Monday, April 2, 2018

New OHCS Proposed Annual 5% Rent Increase Limit Raises a Large Number of Questions/Issues.

For the first time OHCS is proposing a rent increase limit of 5% annually for tenants in projects that OHCS finances, including LIHTC projects. Owners can appeal for increases beyond that level, according to the proposal scheduled to be considered by the Oregon Housing Stability Council at their Friday April 6th meeting. The 3 page proposal from the meeting packet is HERE and embedded below. 

The proposal raises a large number of impact, transparency, and process questions and issues, including these:
  1. When will the new rule go into effect? Since the effective date for the HUD FY 2018 income limits was April 1, 2018 can we assume the proposed rule does not impact rents that do not exceed the allowable maximums that result from those new income limits?  IF the rent increase restrictions apply to projects 45 days after April 1st-or May 15th/16th, does that provide owners enough time to understand and generate a complete package of information necessary to request a rent increase? 
  2. IF an owner wants to adopt up to a 5% increase, AND if that rent is within the maximum rent permitted by the relevant current fiscal year HUD income limits, does a rent increase of 5% or less require any submission/notice to OHCS?  
  3. If allowable rents are restricted at a specific project, will income restrictions match the restricted rents for new tenants (as well as existing tenants)?  If not then new tenants at maximum incomes could pay less than 30% of income at admission. 
  4. Will the rule require administrative rule making and an opportunity for public comment?
  5. What are the planned public disclosure provisions for requests, processing times, and approvals?  Should performance measures be adopted to track this activity?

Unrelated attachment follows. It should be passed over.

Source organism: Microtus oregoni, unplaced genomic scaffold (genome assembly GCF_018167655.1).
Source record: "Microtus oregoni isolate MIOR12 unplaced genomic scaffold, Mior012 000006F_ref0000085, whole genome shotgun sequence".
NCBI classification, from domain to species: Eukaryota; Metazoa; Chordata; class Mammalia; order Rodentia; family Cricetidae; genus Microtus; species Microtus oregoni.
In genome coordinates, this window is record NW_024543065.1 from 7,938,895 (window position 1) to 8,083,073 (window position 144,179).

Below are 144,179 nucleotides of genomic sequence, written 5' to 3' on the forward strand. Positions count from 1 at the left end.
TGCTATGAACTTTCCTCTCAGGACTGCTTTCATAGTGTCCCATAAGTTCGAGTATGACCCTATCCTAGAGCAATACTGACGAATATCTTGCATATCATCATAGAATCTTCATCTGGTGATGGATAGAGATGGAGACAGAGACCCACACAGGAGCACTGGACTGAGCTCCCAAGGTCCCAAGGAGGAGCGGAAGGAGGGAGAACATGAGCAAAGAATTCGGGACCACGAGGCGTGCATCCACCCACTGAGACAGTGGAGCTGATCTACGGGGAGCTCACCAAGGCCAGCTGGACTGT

6. Which specific OHCS programs are subject to this rule?
  7. How many total projects and units are subject to the rule? (OHCS table HERE shows 28 pages of just LIHTC projects, at conservative count of 40 per page, that would be in excess of 1,000 projects?). 
  8. Does OHCS have the staff capacity and the skills to handle rent increase requests every year from all of the projects subject to this rule? Will an increase in admin fee be required to pay for the extra costs of rent reviews? 
  9. Do owners have the staff capacity and the skills to generate budget based rent requests annually?
  10. Will a new 5% annual rent increase limit decrease the value of tax credits to investors and thus increase the need for additional public gap financing?
  11. What are the standards/metrics that will be used to make rent increase determinations? For example, what updated market data will be use to determine comparable rents?, what is a reasonable reserve for replacement level, and how will capital needs be determined? What specific exhibits will be required to submit a rent increase request? 
  12. Are their new or existing mechanisms to insure that increased project income from increases in median income levels stay with the project to benefit the tenants?
  13. How will the public, and existing or prospective tenants know the maximum rent they can be charged at an individual project? What rent limit will be used for prospective tenants or existing tenants who want to move into a larger bedroom sized unit/ the same bedroom size but in a different floor or building?
  14. 100% LIHTC projects-Over income tenants and rent equity issues: I assume that the vast majority of LIHTC projects have 100% LIHTC assisted units. After the first year annual recertification with third party documents my understanding is that there is no effective restriction on the income of these tenants (even if they self certify and disclose higher incomes). 
  • Does imposing a 5% annual cap increase the likelihood that over income tenants will continue to occupy (for years) units intended for lower income families? [Staying in a unit with a annual rent increase limit would be more seemingly more attractive than competing NON LIHTC units without annual rent increase restrictions]. 
  • IF the income of these post year 1 tenants increases more than 5% [or the approved rent increase %], the share of their income for rent will decline, and perhaps below 30% . In contrast, a low income voucher holder paying 30% of their income for rent could end up paying a greater percentage of income for rent. 
  • For 100% LIHTC projects how will OHCS measure rent burdens as part of the evaluation process for rent increase requests? 
  • With new income averaging rules will there be any effective limit on future incomes for long term LIHTC residents in 100% LIHTC projects?  

Originally created and posted on the Oregon Housing Blog 

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